When the car won’t turn as much as you’re asking for with the steering wheel – or when the front tires give up first – that is called “understeer.” When the back of the car slides, or when the rear tires give up first, that is called “oversteer” The naming of those terms is pretty intuitive. When the car seems to just go where you point it and all four tires are very close to their limit at the same time, with just a hint of understeer, that is what we call “balanced.”
It’s important to note that just about any setup if driven incorrectly can have horrible understeer. This is simply because if the setup was shifted any further towards oversteer it would just spin-out if driven wrong – which is obviously more dangerous and harder to drive than some understeer! We’ll talk more about that later.
If you’ve been to the track a number of times and feel you’re ready to look at making improvements to the setup of your car, you can determine if the car has too much understeer or oversteer. The Model 3 is an incredible chassis, which is generally very balanced with our recommended setup. However, the main tuning tool on this platform to dial out understeer is to remove rear toe-in. This is very common in professional racing, especially with lower power, AWD vehicles.
Damper adjustments also play a big role, with compression and rebound being required to get the most out of your tires. Rebound is generally the main tuning tool – too much of it will cause the tire to skitter over the surface and not absorb small undulations in the road, effectively robbing you of grip. Not enough of it will result in the chassis moving too much, removing response and, at the extreme, resulting in instability. We won’t get too in depth into damper tuning for this post, but if you have adjustable dampers from us – we generally suggest setting them between 5-7 clicks off full stiff – that is set them to full stiff, then soften by 5-7 clicks for both compression and rebound.
Negative Camber is the angle the tires are tilted inwards at the top. Road cars usually have just enough negative camber to be safe and provide decent handling, where-as racing setups usually want anywhere from -2 to -5 degrees of camber depending on suspension type, tire type, and size. More negative camber is needed due to the fact that as the body rolls, the tire rolls, and compliance in all of the bushings and wheel bearings stack up, which results in the load being transmitted through the outside of the tire. Negative camber helps statically offset this effect so that in the middle of the corner the contact patch of the tire can be evenly distributed on the surface.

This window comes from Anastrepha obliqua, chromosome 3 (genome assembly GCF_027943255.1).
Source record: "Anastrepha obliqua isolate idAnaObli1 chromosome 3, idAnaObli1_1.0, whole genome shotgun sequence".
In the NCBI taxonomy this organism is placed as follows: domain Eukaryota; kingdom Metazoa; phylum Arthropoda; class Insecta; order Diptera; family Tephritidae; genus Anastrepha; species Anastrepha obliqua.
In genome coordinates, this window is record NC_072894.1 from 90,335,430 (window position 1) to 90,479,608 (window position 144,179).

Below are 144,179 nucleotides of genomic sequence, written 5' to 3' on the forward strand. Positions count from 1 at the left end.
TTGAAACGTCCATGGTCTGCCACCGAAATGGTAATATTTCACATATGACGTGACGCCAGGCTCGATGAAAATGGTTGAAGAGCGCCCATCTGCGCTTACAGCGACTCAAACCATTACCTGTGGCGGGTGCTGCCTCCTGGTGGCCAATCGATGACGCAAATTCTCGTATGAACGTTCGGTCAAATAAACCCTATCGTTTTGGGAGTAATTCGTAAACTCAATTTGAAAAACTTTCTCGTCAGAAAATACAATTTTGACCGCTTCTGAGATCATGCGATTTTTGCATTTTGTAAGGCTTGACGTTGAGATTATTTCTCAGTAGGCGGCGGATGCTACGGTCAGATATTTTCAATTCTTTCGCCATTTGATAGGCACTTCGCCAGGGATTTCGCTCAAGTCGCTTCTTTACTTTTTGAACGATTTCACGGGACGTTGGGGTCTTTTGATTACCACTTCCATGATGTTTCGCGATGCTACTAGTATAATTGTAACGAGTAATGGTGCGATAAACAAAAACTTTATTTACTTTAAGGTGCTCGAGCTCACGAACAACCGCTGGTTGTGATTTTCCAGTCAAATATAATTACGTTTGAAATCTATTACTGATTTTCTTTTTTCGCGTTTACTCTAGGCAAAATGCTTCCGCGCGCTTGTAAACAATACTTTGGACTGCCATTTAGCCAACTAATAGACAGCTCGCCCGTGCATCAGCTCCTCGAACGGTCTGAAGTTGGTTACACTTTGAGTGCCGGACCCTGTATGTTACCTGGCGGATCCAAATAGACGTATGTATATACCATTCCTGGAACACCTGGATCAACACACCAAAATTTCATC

This results in the majority of the load being on the inside of the tire when moving in a straight line, which you would think would be a big hindrance to braking performance. In reality, with modern radial tires, the braking performance falls off only slightly with increased negative camber, and the gains from cornering far out-weigh the braking losses.
The amount of camber you select will likely be the best compromise if you’re not doing a track-specific alignment. The rear of the Model 3 has a good amount of camber gain (change in camber as the suspension moves through its travel), so a lot of static camber is not required. Wider wheels and tires require less negative camber as mentioned before. Around -1.8 to -2.2 in the rear is a good place to be for a track setup.
Toe is the term for how we talk about the angle the tires steer statically. Zero toe is when the tires point perfectly straight ahead, and toe-in is when they point into each other. Toe-out is the opposite. Front toe-out has the effect of increasing steering response, at the possible loss of total mid-corner grip. Rear toe-out has the effect of creating oversteer and instability in braking when taken to the extreme. Too much rear toe-in, however, will result in significant understeer and a reduction in corning power. Generally anywhere from +/- 2mm of toe per corner is the range you will want to work in.
Corner balancing is the practice of ensuring that the mass of the vehicle is evenly distributed across the corners of the car. If you have coilovers and they are not adjusted properly, this will result in the car having the effect of sitting on a stool with one leg that is too short. This results in a car that has different cornering characteristics when turning left versus right. Due to how heavy the Model 3 is and the relatively soft spring rates used, corner balancing isn’t critical – but it can’t hurt. Make sure to ask the shop that is corner balancing your car if they have checked to make sure their scales are perfectly level. Corner balancing on an un-level surface is worse than not corner balancing at all! You can read more about corner balancing on an article I wrote for Modified Magazine in 2010 here.
Learning How To Drive:
The best time to learn how to drive is well before you get to the track. Using tools like racing simulators and video games is a massively economical way to learn how to go fast. If you are fairly serious about learning how to be quick at the track, or even if you’re doing it just for fun, it’s worth spending a few minutes to learn the basics and to practice in a video game.
The basic concept of going fast around a racetrack is that you want to carry the most possible speed around each corner, and you want to slow down for that corner as late as possible and accelerate away from that corner as soon as possible. When starting out, the first focus should be on maximizing your exit, then work on how much speed you can carry throughout the corner, and finally once you feel you are at the maximum of the car in the middle of the corner and on the exit, work on braking later and later and carrying more speed into the corner.
A general rule of thumb is that you want to be accelerating and close to full power at or just after the apex of the corner. If you don’t know what the apex is, start with these great books from Ross Bently called “Speed Secrets” here!